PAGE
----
Jewish World Review Sept. 15, 2004 / 29 Elul, 5764

Thomas Sowell

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Consumer Reports

Choosing a college | When a student at New York University committed suicide recently, it was the 6th suicide at that same institution this year. The suicide of someone in the prime of life, and getting an education that promises a bright future, should be much rarer than it is. But NYU is not unique by any means.

Back when I taught at UCLA, one morning on my way to my office I saw an attractive and well-dressed young woman lying quietly in the bushes next to the building, apparently asleep. But the presence of police nearby alerted me to the fact that something was wrong. She had jumped from the roof of the building to her death.

When I taught at Cornell, it averaged a suicide a year.

Selecting a college for a young man or young woman to attend is more than a matter of looking up the rankings and seeing where the chances of admission look good. How the atmosphere of the college matches the personality of the individual can mean far more than anything in the college catalogue or the pretty brochures.

Some young people are not yet ready for coed living arrangements and the pressures and dangers that can lead to. Some are at risk on a campus with widespread drug usage. Some students can get very lonely when they just don't fit in.

Sometimes there is no one to turn to and sometimes the adults they turn to on campus have nothing but psychobabble to offer.

Late adolescence and early adulthood are among the most dangerous times in people's lives, when one foolish decision can destroy everything for which parents and children have invested time and efforts and hopes for years.

Too many know-it-alls in the high schools and colleges urge or warn parents to get out of the picture and let the child decide where to go and what to do. A high school counselor once told me that I would be "kept informed" of the decisions that she and my daughter were making as to which colleges to apply to.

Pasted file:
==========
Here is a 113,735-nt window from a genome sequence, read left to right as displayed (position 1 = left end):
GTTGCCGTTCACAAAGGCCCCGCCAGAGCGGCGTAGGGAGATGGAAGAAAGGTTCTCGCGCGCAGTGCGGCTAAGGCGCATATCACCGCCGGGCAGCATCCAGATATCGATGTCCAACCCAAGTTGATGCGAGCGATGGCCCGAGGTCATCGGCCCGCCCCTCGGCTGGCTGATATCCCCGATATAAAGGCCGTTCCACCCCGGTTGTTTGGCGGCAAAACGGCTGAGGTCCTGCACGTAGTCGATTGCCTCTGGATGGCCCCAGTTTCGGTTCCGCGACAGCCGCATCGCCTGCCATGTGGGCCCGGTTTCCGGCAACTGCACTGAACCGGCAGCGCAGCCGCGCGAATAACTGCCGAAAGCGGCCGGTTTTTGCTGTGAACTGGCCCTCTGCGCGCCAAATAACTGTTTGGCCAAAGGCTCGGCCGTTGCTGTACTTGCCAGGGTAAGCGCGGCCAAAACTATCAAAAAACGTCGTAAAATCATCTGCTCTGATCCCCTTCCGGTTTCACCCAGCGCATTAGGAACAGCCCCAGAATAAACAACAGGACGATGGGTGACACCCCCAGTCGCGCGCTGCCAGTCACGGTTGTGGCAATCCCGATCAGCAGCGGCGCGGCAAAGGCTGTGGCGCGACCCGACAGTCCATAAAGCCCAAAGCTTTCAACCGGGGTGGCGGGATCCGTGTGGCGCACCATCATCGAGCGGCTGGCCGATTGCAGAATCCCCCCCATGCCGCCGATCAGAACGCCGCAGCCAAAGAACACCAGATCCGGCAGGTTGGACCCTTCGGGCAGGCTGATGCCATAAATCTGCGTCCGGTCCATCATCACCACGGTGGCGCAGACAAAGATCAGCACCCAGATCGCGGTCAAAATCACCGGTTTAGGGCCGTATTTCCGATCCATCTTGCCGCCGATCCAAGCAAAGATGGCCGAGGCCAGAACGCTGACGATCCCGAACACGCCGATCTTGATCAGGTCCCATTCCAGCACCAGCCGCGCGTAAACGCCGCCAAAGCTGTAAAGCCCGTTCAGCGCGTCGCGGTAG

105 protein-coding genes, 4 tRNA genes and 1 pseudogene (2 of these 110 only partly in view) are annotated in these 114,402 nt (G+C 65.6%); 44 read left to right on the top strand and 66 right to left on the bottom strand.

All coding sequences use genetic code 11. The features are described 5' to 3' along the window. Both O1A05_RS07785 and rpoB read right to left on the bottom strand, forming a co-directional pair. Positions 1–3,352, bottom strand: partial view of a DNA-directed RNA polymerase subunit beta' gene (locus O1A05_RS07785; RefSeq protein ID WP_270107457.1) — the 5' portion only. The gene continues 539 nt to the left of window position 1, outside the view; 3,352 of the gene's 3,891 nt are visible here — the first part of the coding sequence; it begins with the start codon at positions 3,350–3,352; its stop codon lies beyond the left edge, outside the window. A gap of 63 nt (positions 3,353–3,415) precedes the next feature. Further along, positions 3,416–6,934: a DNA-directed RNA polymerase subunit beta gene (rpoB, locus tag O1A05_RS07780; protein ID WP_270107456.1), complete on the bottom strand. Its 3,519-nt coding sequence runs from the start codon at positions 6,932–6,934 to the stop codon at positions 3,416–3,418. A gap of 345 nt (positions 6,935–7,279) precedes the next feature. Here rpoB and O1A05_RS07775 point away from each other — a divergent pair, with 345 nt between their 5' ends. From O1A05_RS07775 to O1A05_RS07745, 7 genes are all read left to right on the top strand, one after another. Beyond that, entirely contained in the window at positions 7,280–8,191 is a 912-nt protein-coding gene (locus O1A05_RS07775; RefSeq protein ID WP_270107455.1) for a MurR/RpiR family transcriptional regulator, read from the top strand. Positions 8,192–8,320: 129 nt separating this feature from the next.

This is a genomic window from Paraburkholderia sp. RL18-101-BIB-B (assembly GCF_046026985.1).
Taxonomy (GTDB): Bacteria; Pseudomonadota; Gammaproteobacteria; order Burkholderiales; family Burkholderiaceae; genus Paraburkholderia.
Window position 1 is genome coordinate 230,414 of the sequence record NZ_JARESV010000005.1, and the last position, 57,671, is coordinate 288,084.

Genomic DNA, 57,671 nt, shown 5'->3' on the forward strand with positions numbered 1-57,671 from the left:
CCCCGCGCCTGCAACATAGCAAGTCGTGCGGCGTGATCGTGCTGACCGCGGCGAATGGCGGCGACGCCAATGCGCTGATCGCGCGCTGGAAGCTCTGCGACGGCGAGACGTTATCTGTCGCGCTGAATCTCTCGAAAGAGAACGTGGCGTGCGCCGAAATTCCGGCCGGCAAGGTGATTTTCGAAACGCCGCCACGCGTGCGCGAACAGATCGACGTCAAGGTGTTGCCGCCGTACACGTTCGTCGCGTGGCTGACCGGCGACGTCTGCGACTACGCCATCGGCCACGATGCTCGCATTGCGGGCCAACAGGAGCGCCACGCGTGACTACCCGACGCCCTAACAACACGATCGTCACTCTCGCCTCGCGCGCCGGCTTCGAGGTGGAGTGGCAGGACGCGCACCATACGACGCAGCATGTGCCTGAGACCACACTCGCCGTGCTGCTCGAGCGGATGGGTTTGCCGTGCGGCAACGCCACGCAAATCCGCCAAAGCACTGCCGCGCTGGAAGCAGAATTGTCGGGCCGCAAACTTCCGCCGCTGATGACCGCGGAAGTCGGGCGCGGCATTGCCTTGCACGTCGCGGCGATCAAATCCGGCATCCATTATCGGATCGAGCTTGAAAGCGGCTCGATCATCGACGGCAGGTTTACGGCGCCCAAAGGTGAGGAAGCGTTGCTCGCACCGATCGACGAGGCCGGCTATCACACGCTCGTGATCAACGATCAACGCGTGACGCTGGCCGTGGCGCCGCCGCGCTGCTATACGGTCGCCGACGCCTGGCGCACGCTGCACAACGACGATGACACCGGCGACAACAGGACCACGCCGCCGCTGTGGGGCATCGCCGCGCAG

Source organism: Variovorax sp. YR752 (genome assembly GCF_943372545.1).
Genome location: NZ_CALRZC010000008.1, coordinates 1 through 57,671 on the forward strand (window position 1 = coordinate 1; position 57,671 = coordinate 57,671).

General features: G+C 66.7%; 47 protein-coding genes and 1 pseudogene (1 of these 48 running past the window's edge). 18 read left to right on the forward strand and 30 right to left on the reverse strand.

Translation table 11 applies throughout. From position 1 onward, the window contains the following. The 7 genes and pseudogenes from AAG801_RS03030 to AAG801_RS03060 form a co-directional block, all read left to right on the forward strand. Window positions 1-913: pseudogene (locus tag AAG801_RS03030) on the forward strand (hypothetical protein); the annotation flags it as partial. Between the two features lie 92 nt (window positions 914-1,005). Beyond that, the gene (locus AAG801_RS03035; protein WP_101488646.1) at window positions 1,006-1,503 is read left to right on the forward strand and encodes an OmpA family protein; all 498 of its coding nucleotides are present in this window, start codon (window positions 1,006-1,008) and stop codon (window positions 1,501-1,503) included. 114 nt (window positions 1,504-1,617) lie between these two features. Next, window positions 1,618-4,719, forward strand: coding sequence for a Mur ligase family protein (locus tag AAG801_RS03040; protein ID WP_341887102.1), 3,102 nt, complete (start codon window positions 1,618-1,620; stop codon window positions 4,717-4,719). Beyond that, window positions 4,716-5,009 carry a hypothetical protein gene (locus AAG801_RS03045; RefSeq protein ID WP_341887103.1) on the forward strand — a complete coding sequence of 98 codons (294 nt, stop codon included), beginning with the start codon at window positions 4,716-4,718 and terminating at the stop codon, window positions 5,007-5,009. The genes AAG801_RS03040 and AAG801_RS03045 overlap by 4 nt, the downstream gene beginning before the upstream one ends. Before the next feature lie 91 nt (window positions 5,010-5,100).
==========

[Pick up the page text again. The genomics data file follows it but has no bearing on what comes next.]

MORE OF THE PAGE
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Apparently there are enough sheep-like parents these days to let "experts" take control of their children at a critical juncture in their lives. But these "experts" suffer no consequences if their bright ideas lead some young person into disaster. It is the parents who will be left to pick up the pieces.

Too often parents are pushed to the sideline in the name of the child's need for freedom and autonomy. But what is presented to parents as a need to set their children free as young adults is too often in fact abandoning those children to the control of others. The stakes are too high to let that happen.

From the moment a student sets foot on a college campus, a whole apparatus of indoctrination can go into motion, in the name of "orientation," so as to mold each young mind to politically correct attitudes on everything from sex to "social justice."

Colleges used to say that their job was to teach the student how to think, not what to think. Today, most colleges are in the business of teaching the student what to think or "feel."

Many colleges — even many of the most prestigious — lack any real curriculum, but they seldom lack an ideological agenda. Too often they use students as guinea pigs for fashionable notions about how to live their own lives.

As for education, students can go through many colleges selecting courses cafeteria-style, and graduate in complete ignorance of history, science, economics, and many other subjects, even while clutching a costly diploma with a big name on it.

Students who make more astute choices from the cafeteria of courses can still get a good education at the same colleges where their classmates get mush. But seldom is there any curriculum that ensures a good education, even at prestigious colleges.

Parents need to stay involved in the process of choosing a college. They need to visit college campuses before making application decisions — and remember to take their skepticism with them. They also need to ask blunt questions and not take smooth generalities for an answer.

An indispensable guide to the atmosphere on various college campuses, and the presence or absence of a real curriculum, is a 971-page book titled "Choosing the Right College." It is head-and-shoulders above all the other college guides. (Click HERE to purchase. Sales help fund JWR.)

Among other things, it tells you which colleges have a real curriculum, rather than a cafeteria of courses, as well as the kind of atmosphere each campus has. The latter is always important and sometimes can even be a matter of life and death.

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JWR contributor Thomas Sowell, a fellow at the Hoover Institution, is author of several books, including his latest, "Applied Economics: Thinking Beyond Stage One." (Click HERE to purchase. Sales help fund JWR.) To comment please click here.


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© 2004, Creators Syndicate